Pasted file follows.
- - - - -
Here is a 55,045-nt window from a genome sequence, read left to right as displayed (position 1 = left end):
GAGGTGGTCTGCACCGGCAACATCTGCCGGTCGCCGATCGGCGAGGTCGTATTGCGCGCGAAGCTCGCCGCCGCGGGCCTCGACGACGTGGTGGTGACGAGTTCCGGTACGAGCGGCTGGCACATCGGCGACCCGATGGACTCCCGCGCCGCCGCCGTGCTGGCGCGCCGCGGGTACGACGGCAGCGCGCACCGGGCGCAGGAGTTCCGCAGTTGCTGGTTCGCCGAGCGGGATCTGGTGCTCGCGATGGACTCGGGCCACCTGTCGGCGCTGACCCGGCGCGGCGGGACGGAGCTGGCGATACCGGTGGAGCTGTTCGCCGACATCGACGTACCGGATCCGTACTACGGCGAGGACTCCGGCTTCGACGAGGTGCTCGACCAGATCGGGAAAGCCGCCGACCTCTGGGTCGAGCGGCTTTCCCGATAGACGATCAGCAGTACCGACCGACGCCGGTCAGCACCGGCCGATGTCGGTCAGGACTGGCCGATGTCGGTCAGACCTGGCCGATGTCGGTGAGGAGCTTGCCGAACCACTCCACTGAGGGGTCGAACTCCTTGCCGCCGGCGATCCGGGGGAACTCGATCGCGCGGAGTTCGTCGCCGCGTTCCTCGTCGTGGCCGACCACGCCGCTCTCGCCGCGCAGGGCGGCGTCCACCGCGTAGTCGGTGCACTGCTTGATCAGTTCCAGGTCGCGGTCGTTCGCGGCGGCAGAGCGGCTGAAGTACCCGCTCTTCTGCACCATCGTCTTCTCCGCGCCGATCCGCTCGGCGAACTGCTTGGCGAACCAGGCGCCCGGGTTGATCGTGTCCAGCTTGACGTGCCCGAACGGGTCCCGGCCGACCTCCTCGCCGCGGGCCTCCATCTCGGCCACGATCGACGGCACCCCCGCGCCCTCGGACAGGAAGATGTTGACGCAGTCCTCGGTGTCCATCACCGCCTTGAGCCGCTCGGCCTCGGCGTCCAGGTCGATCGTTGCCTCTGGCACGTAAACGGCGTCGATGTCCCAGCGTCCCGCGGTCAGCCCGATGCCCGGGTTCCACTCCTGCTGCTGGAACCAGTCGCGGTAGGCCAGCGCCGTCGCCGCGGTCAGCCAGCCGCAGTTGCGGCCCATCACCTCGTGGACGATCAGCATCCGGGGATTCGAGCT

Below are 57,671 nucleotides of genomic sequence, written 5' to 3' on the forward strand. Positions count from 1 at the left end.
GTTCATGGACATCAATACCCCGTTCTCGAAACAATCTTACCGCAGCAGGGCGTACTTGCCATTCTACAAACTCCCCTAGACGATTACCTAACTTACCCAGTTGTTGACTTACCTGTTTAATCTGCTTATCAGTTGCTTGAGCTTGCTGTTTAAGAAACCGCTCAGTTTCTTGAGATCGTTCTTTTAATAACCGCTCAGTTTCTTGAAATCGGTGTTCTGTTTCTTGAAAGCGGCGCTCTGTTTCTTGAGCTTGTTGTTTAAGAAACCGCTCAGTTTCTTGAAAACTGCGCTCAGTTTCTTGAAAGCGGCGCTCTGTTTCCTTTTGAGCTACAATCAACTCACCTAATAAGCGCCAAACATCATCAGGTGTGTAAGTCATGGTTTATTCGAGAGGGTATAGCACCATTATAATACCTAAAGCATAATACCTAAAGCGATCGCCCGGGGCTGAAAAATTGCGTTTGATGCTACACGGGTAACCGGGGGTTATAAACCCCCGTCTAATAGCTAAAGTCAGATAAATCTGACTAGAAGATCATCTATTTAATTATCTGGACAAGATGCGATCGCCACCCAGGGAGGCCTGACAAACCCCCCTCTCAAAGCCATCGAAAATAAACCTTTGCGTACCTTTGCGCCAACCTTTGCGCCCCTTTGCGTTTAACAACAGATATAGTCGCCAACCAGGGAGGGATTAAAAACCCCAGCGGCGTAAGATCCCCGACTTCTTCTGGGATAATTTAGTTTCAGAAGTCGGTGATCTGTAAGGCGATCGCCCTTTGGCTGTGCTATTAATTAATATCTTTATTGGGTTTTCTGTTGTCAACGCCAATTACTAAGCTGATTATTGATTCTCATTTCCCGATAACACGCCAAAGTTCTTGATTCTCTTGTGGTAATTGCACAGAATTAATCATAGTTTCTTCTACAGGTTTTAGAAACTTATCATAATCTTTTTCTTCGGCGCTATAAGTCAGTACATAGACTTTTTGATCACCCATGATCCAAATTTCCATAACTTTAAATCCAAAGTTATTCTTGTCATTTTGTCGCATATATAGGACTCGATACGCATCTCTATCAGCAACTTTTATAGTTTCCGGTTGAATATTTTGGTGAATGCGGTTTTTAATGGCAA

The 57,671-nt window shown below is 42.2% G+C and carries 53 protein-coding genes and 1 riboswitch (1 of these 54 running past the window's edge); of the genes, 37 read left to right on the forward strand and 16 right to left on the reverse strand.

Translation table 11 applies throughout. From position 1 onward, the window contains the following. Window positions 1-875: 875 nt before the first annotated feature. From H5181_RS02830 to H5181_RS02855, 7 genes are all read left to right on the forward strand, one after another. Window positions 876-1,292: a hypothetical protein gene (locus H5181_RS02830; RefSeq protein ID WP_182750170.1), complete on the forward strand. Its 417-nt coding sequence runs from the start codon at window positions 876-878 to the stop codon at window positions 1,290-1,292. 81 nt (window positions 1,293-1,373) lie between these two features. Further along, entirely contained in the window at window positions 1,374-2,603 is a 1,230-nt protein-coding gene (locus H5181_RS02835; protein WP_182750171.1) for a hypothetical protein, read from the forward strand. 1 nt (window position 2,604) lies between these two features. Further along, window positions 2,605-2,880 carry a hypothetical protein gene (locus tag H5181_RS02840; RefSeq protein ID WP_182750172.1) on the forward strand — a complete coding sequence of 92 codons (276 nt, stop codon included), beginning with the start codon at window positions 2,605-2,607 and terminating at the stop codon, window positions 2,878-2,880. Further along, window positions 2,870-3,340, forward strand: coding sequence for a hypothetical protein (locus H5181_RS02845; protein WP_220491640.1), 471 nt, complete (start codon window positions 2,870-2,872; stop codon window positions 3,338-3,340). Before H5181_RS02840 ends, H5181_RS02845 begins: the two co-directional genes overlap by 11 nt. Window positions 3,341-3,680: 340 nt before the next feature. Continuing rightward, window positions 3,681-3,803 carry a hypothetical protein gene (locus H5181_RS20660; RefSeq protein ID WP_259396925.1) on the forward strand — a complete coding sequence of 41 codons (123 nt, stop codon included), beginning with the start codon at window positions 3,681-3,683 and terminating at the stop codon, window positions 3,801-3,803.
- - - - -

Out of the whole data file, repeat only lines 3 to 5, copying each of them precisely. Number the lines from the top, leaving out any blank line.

Below are 57,671 nucleotides of genomic sequence, written 5' to 3' on the forward strand. Positions count from 1 at the left end.
GTTCATGGACATCAATACCCCGTTCTCGAAACAATCTTACCGCAGCAGGGCGTACTTGCCATTCTACAAACTCCCCTAGACGATTACCTAACTTACCCAGTTGTTGACTTACCTGTTTAATCTGCTTATCAGTTGCTTGAGCTTGCTGTTTAAGAAACCGCTCAGTTTCTTGAGATCGTTCTTTTAATAACCGCTCAGTTTCTTGAAATCGGTGTTCTGTTTCTTGAAAGCGGCGCTCTGTTTCTTGAGCTTGTTGTTTAAGAAACCGCTCAGTTTCTTGAAAACTGCGCTCAGTTTCTTGAAAGCGGCGCTCTGTTTCCTTTTGAGCTACAATCAACTCACCTAATAAGCGCCAAACATCATCAGGTGTGTAAGTCATGGTTTATTCGAGAGGGTATAGCACCATTATAATACCTAAAGCATAATACCTAAAGCGATCGCCCGGGGCTGAAAAATTGCGTTTGATGCTACACGGGTAACCGGGGGTTATAAACCCCCGTCTAATAGCTAAAGTCAGATAAATCTGACTAGAAGATCATCTATTTAATTATCTGGACAAGATGCGATCGCCACCCAGGGAGGCCTGACAAACCCCCCTCTCAAAGCCATCGAAAATAAACCTTTGCGTACCTTTGCGCCAACCTTTGCGCCCCTTTGCGTTTAACAACAGATATAGTCGCCAACCAGGGAGGGATTAAAAACCCCAGCGGCGTAAGATCCCCGACTTCTTCTGGGATAATTTAGTTTCAGAAGTCGGTGATCTGTAAGGCGATCGCCCTTTGGCTGTGCTATTAATTAATATCTTTATTGGGTTTTCTGTTGTCAACGCCAATTACTAAGCTGATTATTGATTCTCATTTCCCGATAACACGCCAAAGTTCTTGATTCTCTTGTGGTAATTGCACAGAATTAATCATAGTTTCTTCTACAGGTTTTAGAAACTTATCATAATCTTTTTCTTCGGCGCTATAAGTCAGTACATAGACTTTTTGATCACCCATGATCCAAATTTCCATAACTTTAAATCCAAAGTTATTCTTGTCATTTTGTCGCATATATAGGACTCGATACGCATCTCTATCAGCAACTTTTATAGTTTCCGGTTGAATATTTTGGTGAATGCGGTTTTTAATGGCAA

The 57,671-nt window shown below is 42.2% G+C and carries 53 protein-coding genes and 1 riboswitch (1 of these 54 running past the window's edge); of the genes, 37 read left to right on the forward strand and 16 right to left on the reverse strand.